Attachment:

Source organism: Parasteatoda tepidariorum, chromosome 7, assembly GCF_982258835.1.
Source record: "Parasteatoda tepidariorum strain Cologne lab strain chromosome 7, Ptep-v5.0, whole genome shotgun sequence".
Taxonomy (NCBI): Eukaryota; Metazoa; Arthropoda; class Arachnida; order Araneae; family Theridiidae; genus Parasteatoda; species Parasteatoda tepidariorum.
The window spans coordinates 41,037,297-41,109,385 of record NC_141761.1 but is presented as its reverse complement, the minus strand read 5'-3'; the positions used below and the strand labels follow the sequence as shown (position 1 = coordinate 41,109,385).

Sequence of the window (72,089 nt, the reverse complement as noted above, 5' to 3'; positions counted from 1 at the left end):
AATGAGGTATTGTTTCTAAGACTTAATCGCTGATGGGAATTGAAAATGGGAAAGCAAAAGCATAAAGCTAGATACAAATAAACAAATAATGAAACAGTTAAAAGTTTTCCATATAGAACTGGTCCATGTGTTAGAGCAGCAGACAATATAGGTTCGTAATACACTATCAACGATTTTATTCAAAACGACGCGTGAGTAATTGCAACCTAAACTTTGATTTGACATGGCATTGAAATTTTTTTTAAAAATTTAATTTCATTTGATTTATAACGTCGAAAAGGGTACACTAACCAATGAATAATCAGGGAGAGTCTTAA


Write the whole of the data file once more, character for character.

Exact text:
Source organism: Parasteatoda tepidariorum, chromosome 7, assembly GCF_982258835.1.
Source record: "Parasteatoda tepidariorum strain Cologne lab strain chromosome 7, Ptep-v5.0, whole genome shotgun sequence".
Taxonomy (NCBI): Eukaryota; Metazoa; Arthropoda; class Arachnida; order Araneae; family Theridiidae; genus Parasteatoda; species Parasteatoda tepidariorum.
The window spans coordinates 41,037,297-41,109,385 of record NC_141761.1 but is presented as its reverse complement, the minus strand read 5'-3'; the positions used below and the strand labels follow the sequence as shown (position 1 = coordinate 41,109,385).

Sequence of the window (72,089 nt, the reverse complement as noted above, 5' to 3'; positions counted from 1 at the left end):
AATGAGGTATTGTTTCTAAGACTTAATCGCTGATGGGAATTGAAAATGGGAAAGCAAAAGCATAAAGCTAGATACAAATAAACAAATAATGAAACAGTTAAAAGTTTTCCATATAGAACTGGTCCATGTGTTAGAGCAGCAGACAATATAGGTTCGTAATACACTATCAACGATTTTATTCAAAACGACGCGTGAGTAATTGCAACCTAAACTTTGATTTGACATGGCATTGAAATTTTTTTTAAAAATTTAATTTCATTTGATTTATAACGTCGAAAAGGGTACACTAACCAATGAATAATCAGGGAGAGTCTTAA